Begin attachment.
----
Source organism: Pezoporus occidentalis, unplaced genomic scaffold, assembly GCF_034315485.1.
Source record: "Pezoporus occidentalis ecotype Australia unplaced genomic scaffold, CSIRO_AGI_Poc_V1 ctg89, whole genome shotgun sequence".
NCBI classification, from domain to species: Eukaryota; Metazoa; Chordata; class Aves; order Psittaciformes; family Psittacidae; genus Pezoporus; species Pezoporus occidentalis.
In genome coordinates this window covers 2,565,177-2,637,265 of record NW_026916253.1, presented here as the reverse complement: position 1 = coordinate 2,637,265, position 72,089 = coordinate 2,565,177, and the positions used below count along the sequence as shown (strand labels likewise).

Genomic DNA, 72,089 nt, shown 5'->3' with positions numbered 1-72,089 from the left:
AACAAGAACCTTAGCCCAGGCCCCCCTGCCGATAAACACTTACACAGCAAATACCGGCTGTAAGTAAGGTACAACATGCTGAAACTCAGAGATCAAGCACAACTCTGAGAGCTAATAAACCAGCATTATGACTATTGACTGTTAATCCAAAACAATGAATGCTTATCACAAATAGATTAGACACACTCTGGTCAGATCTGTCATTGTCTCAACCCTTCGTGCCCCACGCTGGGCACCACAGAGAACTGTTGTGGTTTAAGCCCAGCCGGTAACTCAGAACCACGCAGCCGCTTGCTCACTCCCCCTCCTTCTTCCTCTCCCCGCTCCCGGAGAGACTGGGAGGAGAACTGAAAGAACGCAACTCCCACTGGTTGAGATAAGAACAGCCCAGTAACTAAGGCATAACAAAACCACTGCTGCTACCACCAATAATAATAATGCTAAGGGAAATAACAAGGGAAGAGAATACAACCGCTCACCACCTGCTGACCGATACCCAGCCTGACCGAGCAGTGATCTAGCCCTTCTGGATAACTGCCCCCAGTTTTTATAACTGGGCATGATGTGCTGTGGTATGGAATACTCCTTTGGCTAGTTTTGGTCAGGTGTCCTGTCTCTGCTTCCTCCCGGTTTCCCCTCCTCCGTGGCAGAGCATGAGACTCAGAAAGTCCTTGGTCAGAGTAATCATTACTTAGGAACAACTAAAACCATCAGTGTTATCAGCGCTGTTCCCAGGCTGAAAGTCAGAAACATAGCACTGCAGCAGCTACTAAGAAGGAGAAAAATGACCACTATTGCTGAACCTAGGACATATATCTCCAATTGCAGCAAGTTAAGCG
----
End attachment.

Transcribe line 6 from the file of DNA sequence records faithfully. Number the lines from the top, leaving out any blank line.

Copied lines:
AACAAGAACCTTAGCCCAGGCCCCCCTGCCGATAAACACTTACACAGCAAATACCGGCTGTAAGTAAGGTACAACATGCTGAAACTCAGAGATCAAGCACAACTCTGAGAGCTAATAAACCAGCATTATGACTATTGACTGTTAATCCAAAACAATGAATGCTTATCACAAATAGATTAGACACACTCTGGTCAGATCTGTCATTGTCTCAACCCTTCGTGCCCCACGCTGGGCACCACAGAGAACTGTTGTGGTTTAAGCCCAGCCGGTAACTCAGAACCACGCAGCCGCTTGCTCACTCCCCCTCCTTCTTCCTCTCCCCGCTCCCGGAGAGACTGGGAGGAGAACTGAAAGAACGCAACTCCCACTGGTTGAGATAAGAACAGCCCAGTAACTAAGGCATAACAAAACCACTGCTGCTACCACCAATAATAATAATGCTAAGGGAAATAACAAGGGAAGAGAATACAACCGCTCACCACCTGCTGACCGATACCCAGCCTGACCGAGCAGTGATCTAGCCCTTCTGGATAACTGCCCCCAGTTTTTATAACTGGGCATGATGTGCTGTGGTATGGAATACTCCTTTGGCTAGTTTTGGTCAGGTGTCCTGTCTCTGCTTCCTCCCGGTTTCCCCTCCTCCGTGGCAGAGCATGAGACTCAGAAAGTCCTTGGTCAGAGTAATCATTACTTAGGAACAACTAAAACCATCAGTGTTATCAGCGCTGTTCCCAGGCTGAAAGTCAGAAACATAGCACTGCAGCAGCTACTAAGAAGGAGAAAAATGACCACTATTGCTGAACCTAGGACATATATCTCCAATTGCAGCAAGTTAAGCG